Let’s consider the conundrum of the three Bs.
Bernie, Biden and Bloomberg.
Despite our great fondness for Iowa, its quadrennial caucuses are costly and fairly meaningless exercises.
Since 1972, only three men won a contested Iowa caucus and went on to become president—Barack Obama, George W. Bush and Jimmy Carter. In 2016, Texas GOP Sen. Ted Cruz won Iowa while Donald Trump came in second.
(It is, possibly, fitting to digress by remembering that Trump crudely insulted Cruz’s wife and falsely accused Cruz’s father of involvement in the Kennedy assassination, but now the Senate has no one more loyal to Trump than Cruz. Other than Lindsey Graham of South Carolina, whose private cellphone number was publicized by Trump.)
So the odds are better than even that after all the Iowa hoopla, we won’t know much more about the upcoming presidential sweepstakes than we do now.
Vermont Sen. Bernie Sanders, with a huge ground game in Iowa left over from 2016, is exceedingly popular with young Democrats in the state. But it remains unlikely that he could sway enough moderate Democrats to get the party nomination.
The Trump campaign would like nothing better than running against a white-haired septuagenarian who has had a heart attack and declares he is a democratic socialist. Fox News prays “Go, Bernie, go!”
Former Vice President Joe Biden, not likely to win Iowa, remains the favorite to get the party nomination. But he has been damaged — unfairly — by the scandal over Trump exhorting Ukraine to open a bogus investigation of him and his son Hunter.
There is no smoking gun there, but Trump has succeeded in convincing many Americans that somehow Biden is culpable of something even if they don’t know what.
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It’s wrong and unfair, but it’s exactly what Trump did to Hillary Clinton. Many still think Trump’s barrage of nasty criticism of her as corrupt means something was wrong even after it has been positively proven she was innocent of any wrongdoing (although guilty of running a bad campaign).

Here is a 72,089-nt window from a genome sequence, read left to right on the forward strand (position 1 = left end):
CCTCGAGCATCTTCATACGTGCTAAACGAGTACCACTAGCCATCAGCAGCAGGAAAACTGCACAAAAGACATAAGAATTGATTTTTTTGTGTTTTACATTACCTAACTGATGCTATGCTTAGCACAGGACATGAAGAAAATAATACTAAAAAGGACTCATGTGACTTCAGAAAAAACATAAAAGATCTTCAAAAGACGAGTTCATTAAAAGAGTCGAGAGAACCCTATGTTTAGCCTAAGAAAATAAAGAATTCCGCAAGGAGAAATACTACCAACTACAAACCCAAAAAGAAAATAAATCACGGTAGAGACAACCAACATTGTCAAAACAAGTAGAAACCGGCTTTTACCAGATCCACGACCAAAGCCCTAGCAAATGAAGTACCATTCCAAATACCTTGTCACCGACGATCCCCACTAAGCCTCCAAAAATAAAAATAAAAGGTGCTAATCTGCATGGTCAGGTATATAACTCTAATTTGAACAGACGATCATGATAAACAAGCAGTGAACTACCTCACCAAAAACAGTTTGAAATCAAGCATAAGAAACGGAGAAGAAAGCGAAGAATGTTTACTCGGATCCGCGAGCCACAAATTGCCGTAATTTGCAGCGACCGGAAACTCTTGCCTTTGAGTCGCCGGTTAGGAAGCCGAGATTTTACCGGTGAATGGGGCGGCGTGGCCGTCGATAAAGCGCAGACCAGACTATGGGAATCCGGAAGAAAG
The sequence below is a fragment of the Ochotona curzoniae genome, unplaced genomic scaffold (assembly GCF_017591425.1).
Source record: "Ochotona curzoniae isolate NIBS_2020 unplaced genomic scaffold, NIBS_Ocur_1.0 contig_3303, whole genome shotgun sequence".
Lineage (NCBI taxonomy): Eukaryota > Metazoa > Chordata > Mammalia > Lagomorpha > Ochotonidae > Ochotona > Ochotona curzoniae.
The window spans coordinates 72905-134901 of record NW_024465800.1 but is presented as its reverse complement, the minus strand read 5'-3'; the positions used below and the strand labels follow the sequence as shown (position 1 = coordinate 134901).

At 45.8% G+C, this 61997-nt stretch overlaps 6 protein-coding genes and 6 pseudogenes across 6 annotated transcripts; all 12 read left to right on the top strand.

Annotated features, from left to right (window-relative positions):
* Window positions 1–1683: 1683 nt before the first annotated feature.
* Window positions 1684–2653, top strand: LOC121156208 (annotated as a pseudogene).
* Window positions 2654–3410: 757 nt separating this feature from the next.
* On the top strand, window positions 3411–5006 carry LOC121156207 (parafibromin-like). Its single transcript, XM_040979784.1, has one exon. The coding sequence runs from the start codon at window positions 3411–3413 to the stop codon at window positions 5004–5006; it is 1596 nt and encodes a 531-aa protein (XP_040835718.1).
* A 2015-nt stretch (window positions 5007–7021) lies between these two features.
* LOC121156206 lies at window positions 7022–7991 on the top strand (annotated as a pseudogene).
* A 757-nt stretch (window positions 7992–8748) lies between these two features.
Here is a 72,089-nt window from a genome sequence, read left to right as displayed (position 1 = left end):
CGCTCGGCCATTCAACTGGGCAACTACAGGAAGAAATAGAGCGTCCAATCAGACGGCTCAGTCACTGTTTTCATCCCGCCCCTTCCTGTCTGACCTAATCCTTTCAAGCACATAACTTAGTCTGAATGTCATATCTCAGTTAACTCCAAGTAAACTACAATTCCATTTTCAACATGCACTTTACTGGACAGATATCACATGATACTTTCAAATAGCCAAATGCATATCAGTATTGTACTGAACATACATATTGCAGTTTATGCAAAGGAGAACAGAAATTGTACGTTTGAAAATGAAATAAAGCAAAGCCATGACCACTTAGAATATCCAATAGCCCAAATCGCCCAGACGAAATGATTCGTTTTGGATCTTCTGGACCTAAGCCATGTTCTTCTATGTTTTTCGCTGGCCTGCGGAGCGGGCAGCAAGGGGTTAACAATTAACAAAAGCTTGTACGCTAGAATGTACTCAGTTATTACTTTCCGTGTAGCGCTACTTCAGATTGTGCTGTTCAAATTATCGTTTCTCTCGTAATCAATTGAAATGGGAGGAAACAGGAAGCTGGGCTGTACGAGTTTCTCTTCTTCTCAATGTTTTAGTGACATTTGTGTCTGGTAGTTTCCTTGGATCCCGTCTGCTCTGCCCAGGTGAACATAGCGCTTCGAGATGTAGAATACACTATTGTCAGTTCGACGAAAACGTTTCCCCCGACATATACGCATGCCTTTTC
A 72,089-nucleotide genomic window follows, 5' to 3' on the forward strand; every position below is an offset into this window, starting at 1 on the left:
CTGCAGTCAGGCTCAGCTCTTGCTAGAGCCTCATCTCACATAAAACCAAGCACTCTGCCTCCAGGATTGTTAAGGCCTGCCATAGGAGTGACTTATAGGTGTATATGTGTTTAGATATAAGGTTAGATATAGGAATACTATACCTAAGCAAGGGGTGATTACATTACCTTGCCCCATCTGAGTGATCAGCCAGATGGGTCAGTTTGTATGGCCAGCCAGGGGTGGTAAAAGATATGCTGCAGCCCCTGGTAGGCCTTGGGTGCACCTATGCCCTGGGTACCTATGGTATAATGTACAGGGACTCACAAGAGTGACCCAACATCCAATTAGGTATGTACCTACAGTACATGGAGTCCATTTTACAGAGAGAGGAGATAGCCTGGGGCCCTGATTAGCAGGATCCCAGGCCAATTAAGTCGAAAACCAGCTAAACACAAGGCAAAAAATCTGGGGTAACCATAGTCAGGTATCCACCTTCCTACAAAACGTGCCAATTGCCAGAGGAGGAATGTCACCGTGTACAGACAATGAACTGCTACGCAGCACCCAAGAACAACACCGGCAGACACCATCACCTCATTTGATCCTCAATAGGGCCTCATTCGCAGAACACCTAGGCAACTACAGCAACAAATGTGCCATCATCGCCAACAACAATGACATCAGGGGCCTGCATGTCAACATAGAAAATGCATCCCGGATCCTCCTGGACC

Former New York City Mayor Michael Bloomberg has changed his party affiliation from Republican to Democrat to run for president, but he is not even running in Iowa. Nonetheless, he has spent millions of dollars in TV ads trying to convince Americans that Trump is the worst president in U.S. history.
More to the point, he vows that he will spend $1 billion of his self-made $50 billion fortune to defeat Trump, no matter who is the Democratic nominee. Bloomberg is a centrist, and on many social issues he is in line with a majority of Democrats.
But even many of the Democrats most fiercely passionate about dumping Trump scoff that they don’t want to facilitate a nominee who hopes to buy their nomination. And a lot of them are still angry about his stop-and-frisk policy when he was mayor.
The big question of 2020 is whether Trump has changed politics forever. Are nastiness, deliberate falsehoods and lack of civility now required? Do Americans now demand constant titillation from their politicians?
Bernie, Biden and Bloomberg are old school. They don’t really seem to have the stomach to fight dirty. If one of them winds up as the official counterpuncher to Trump, is Trump a shoo-in for reelection?
Could Bernie convince enough Americans that it’s time for an old-timey socialist?
Could Biden convince enough Americans that he is not tainted by Trump’s false allegations about Ukraine?
Could Bloomberg convince enough Americans that another New York City billionaire is worth taking a chance on?
The two other potentially realistic alternatives are two senior women senators — Minnesota Nice Amy Klobuchar and Massachusetts Liberal Elizabeth Warren. Is America finally ready to vote a woman into the White House? Is there a surprise coming? Both women can claim they never lost an election.
Let’s admit that while Trump was sucking all the air out of the room by getting himself impeached, a lot of us haven’t paid much attention to what was happening in Iowa. Let’s face it, the Democratic debates were not all that exciting.
But now we’re in a new chapter. Now it gets serious. Now we have to pay attention.
After Iowa, we’re still left with the quandary we started with — which candidate could defeat Trump in an all-out, no-holds-barred fight?
Ann McFeatters is an op-ed columnist for Tribune News Service. Readers may send her email at email@example.com.
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